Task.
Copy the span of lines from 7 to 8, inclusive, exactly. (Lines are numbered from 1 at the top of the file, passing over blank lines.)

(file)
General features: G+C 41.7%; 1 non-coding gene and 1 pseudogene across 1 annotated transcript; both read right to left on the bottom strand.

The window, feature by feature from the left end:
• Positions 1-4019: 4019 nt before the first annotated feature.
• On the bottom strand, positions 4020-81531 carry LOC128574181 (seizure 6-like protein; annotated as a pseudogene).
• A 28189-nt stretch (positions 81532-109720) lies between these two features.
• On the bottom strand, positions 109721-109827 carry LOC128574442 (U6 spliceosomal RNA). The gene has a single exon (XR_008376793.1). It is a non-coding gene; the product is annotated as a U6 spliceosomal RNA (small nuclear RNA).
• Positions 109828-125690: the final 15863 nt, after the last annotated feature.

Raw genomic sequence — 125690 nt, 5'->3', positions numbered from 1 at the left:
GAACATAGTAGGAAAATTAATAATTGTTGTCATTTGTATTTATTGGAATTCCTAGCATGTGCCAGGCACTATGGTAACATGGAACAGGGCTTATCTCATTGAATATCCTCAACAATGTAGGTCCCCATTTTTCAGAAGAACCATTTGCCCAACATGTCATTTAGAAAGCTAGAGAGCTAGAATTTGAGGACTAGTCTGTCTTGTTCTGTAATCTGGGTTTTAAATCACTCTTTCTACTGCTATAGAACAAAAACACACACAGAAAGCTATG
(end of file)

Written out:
• Positions 109828-125690: the final 15863 nt, after the last annotated feature.

Raw genomic sequence — 125690 nt, 5'->3', positions numbered from 1 at the left: